in the field of operations next spring, when we may be in condition to contest the possession of Northwestern Virginia with the enemy.
These and other reasons satisfy me that it would be desirable for myself and troops to winter in the Kanawha Valley, if it is possible to subsist them there in a perfectly safe place. Such a position, I think, is to be found near Logan Court-House, at the first fork of the turnpike road. Those who know the topography of the country from the map alone cannot perceive without explanation it complete security. If the enemy have 15,000 troops so near to that place as Charleston, what, they will ask, is to prevent them from marching over there after communications have been cut off with Eastern Virginia by the weather, breaking up my winter quarters, and perhaps capturing my whole command. I answer, the maps do not show that between Charlestown and Logan Court-House there are tow immense chains of mountains, and that the passes through those mountains are among the most easily-defended localities on the continent. It is ground with which I am perfectly familiar, and with the troops now under me I can safely guarantee my defense against twice the force which the enemy can be any contrivance bring against me.
The question of security may be laid aside. It remains to consider the more difficult matte of supplies at a point so remote from the center of the State. Ammunition and the small commissary stores, such as candles, sugar, coffee, and clothing, would be brought by the Virginia and Tennessee road to a station within 130 miles of my camp. The roads from that point to Logan are of course bad, but I can have them soon put in sufficient repair for my purposes. Forage in sufficient quantities for all my cattle I do not hope to obtain around my proposed camp, and therefore, after establishing myself, I should send away all the horses and mules that I do not absolutely need to Tazewell, where their wants can be fully met. It rests to ascertain whether I can get enough meat and meal in the country for my men. I think I can, but I cannot say so with perfect assurance till I have myself examined the present resources of those counties; but the advantages to be gained by establishing my quarters in that region are so great, that I am determined, unless prevented by your orders, to make the experiment. My plan at present is to try for some weeks what I can do against the enemy's army. Then I will go to Logan, hut my troops, stockade my camp, fortify the approaches, repair the roads, and ascertain the capability of the country to support my army. If it is sufficient to carry us through the winter without suffering at all, I shall remain till the springs, unless I should see a good chance for a blow during the winter; but if the country has been too much exhausted by the war and the enemy, I will at least stay there till the end of November, up to which time there can be no difficulty, and then march my men up to the Lynchburg and Tennessee road.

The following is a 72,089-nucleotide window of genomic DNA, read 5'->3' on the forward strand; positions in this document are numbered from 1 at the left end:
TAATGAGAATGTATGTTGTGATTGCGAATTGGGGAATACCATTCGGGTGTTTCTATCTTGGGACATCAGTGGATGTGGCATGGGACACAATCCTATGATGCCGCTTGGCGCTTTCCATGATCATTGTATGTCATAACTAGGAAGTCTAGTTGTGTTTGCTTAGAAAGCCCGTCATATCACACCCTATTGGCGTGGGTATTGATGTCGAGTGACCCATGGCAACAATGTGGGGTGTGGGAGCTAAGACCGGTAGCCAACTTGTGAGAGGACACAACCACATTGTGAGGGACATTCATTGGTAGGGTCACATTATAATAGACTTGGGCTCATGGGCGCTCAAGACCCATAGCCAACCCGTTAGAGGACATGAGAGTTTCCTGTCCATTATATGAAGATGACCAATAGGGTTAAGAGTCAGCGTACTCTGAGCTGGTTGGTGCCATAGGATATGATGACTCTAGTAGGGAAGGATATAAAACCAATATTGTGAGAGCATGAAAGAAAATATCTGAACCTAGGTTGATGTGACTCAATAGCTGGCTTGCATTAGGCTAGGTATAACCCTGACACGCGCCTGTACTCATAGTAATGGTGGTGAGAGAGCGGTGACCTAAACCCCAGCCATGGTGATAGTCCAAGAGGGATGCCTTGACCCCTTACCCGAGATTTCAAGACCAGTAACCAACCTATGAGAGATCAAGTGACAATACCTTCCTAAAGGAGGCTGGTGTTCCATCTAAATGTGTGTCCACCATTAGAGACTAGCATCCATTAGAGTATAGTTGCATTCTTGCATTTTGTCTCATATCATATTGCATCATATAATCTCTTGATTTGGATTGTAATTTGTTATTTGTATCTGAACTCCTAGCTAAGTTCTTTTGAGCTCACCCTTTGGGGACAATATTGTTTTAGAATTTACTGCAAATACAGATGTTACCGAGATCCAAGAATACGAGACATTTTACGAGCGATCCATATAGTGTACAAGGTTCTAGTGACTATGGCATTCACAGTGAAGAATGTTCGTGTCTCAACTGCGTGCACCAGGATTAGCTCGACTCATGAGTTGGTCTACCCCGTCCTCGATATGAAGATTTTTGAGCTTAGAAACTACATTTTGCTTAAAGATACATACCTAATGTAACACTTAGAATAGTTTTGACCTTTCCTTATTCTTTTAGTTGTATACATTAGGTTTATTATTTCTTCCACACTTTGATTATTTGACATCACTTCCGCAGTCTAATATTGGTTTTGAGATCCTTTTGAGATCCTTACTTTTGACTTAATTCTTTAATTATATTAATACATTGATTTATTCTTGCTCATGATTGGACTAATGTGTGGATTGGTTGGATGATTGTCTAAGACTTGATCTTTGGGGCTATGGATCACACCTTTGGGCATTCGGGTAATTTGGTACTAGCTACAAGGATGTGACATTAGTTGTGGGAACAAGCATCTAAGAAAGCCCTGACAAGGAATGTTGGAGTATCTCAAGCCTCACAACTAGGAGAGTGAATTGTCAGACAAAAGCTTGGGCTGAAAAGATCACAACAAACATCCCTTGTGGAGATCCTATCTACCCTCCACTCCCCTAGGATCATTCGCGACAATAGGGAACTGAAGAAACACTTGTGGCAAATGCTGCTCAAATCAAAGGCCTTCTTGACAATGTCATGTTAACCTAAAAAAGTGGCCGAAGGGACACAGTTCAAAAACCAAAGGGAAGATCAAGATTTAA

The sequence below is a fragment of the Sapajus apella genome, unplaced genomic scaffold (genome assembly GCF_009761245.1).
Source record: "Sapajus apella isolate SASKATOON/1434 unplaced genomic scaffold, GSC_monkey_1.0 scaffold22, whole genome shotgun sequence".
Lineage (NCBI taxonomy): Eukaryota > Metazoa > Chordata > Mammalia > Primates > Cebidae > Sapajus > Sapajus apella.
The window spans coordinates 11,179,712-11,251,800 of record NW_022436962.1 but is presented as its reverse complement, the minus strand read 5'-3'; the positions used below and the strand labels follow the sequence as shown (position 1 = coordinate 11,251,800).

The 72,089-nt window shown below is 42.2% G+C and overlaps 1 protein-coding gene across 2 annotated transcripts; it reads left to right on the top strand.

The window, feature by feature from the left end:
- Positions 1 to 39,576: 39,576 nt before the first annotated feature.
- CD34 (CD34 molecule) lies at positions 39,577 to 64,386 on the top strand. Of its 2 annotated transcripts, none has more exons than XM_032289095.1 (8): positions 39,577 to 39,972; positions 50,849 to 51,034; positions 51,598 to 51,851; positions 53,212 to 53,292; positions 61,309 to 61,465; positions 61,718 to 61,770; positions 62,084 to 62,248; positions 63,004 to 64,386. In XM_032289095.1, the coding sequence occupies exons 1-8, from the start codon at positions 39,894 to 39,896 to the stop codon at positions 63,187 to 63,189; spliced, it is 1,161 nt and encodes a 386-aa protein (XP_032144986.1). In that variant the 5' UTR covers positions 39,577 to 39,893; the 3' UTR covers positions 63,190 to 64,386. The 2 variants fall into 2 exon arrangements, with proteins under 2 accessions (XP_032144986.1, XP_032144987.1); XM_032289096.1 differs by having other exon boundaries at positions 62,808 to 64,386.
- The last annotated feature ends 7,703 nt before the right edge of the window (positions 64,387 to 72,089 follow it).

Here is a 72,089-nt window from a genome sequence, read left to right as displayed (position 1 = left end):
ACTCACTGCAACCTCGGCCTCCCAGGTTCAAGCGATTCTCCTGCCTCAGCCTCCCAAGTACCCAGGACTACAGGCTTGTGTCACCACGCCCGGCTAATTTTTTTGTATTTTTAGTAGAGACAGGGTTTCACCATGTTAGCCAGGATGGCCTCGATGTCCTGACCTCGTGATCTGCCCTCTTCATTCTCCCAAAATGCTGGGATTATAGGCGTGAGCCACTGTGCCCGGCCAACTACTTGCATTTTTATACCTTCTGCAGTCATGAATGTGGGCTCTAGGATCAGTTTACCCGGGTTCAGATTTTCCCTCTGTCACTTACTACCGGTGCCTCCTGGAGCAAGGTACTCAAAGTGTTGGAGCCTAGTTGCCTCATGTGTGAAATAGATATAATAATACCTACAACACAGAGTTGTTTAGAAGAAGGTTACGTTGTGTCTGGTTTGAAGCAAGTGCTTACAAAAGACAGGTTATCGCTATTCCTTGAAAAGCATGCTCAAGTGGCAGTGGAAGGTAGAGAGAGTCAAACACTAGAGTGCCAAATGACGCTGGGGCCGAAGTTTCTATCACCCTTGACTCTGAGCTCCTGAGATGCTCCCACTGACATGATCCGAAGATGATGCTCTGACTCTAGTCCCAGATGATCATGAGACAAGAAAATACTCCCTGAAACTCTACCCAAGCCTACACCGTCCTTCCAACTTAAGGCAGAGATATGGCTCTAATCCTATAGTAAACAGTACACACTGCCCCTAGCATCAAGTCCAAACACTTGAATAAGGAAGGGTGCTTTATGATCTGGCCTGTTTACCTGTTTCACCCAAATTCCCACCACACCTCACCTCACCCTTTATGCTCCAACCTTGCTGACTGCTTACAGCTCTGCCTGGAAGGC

These are my own plans. I wait with anxiety the answer of the Department confirming or altering my views, and will obey with alacrity any instructions it may send; but if the Department would double my force here I can assure them that it is possible to effect great result in this region. If my Government would raise my command without delay to 10,000 men, which it might do in ten days if immediate orders were given, I would seize a point on the Ohio and hold it through the winter in spite of every effort to dislodge me.
I have the honor to be, very respectfully, your obedient servant,.
JOHN B. FLOYD,
Brigadier-General, Commanding Army of Kanawha. .